Roadside Attraction: In Search of Manitoba’s “Prairie Sentinels”

Melanie and I were on a quest. While on assignment in Manitoba, the two of us, photographer and journalist, set out to document the old-fashioned wooden grain silos that dominate this prairie landscape. At one point, farmers say, visitors could drive down the highway and see rows of them in their rear view mirror.

Currently, there are only about 80 left, remnants of a bygone agricultural era.

Why we wrote this

Our reporting team was surprised and thrilled when a mission to Manitoba turned into a scavenger hunt for treasures from Canada’s agricultural past.

In Inglis, a row of five wooden lifts have been preserved at the end of an abandoned railway line. A plaque on the site poetically describes them as “sentinels of the prairies” who act as “silent guardians of western Canadian agricultural history.”

But for us, the real joy came from the elevators we stumbled upon – glimpsing an abandoned, tilted structure with its peeling paint and the missing letters of the name of the town it once served.

Some people might view the dilapidated elevators – with their broken windows and rotting wood – as a blight on the landscape. Instead, we marveled at what they represent: the passage of 100 years, testimony to a slower, and some would say simpler, way of life.

Click the “deep read” button to see the full photo essay.

Inglis, Manitoba

Melanie and I were on a quest. While on assignment in Manitoba, the photographer and journalist set out to document the old-fashioned wooden grain silos that dominate this prairie landscape. It took Melanie looking at a map to spot them. But at one point, farmers say, visitors could drive down the highway and see rows of them in their rearview mirror.

The storage facilities, where grain would be loaded onto the national railway, have a connection to the world wars that ravaged the European grain market in the early 20th century. Production shifted to the Canadian prairies, attracting immigrants – many of them Ukrainians – who settled in towns next to railroad tracks, with each community centered around its grain elevator that would stand like a beacon from afar.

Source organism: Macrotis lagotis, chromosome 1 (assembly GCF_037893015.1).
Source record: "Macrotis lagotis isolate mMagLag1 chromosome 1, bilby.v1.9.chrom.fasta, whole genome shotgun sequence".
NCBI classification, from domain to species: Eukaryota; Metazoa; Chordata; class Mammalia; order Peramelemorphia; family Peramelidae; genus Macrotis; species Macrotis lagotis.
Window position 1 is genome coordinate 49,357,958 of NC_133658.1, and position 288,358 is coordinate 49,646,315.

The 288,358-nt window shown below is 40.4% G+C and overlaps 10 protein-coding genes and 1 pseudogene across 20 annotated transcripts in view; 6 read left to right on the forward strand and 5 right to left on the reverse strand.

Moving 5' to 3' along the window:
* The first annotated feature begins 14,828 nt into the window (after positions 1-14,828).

The number of elevators grew from less than 100 in 1892 to 5,500 at its peak in the 1940s, according to the Inglis Grain Elevators National Historic Site.

Why we wrote this

Our reporting team was surprised and thrilled when a mission to Manitoba turned into a scavenger hunt for treasures from Canada’s agricultural past.

Currently, only about 80 remain – the majority having burned down or fallen into such disrepair that they had to be demolished. They have been replaced by modern facilities that reflect the more industrial nature of today’s agriculture.

Melanie Stetson Freeman / Staff

An old train car sits on the tracks at the Inglis Elevators National Historic Site in Inglis, Manitoba. This site retains one of the last rows of standard plan wooden grain elevators. The earliest examples date from the 1880s.

In Inglis, a row of five wooden lifts have been preserved at the end of an abandoned railway line. A plaque on the site poetically describes them as “sentinels of the prairies” who act as “silent guardians of western Canadian agricultural history.”

But for us, the real joy came from the elevators we stumbled upon – glimpsing an abandoned, tilted structure with its peeling paint and the missing letters of the name of the town it once served.

Some people might view the dilapidated elevators – with their broken windows and rotting wood – as a blight on the landscape. Instead, we marveled at what they represent: the passage of 100 years, testimony to a slower, and some would say simpler, way of life.

Melanie Stetson Freeman / Staff

A corroded nail breaks loose from the weathered wood of a grain elevator in Oakburn, Manitoba.

Melanie Stetson Freeman / Staff

In the past, thousands of elevators like this one in Oakburn were used across Manitoba to store grain. The grain was then loaded onto wagons for transport. Today, only about 80 such structures remain, remnants of a less industrialized era of agriculture.

Melanie Stetson Freeman / Staff

The “L” is missing from the old grain elevator in the town of Beulah.

Keith P. Plain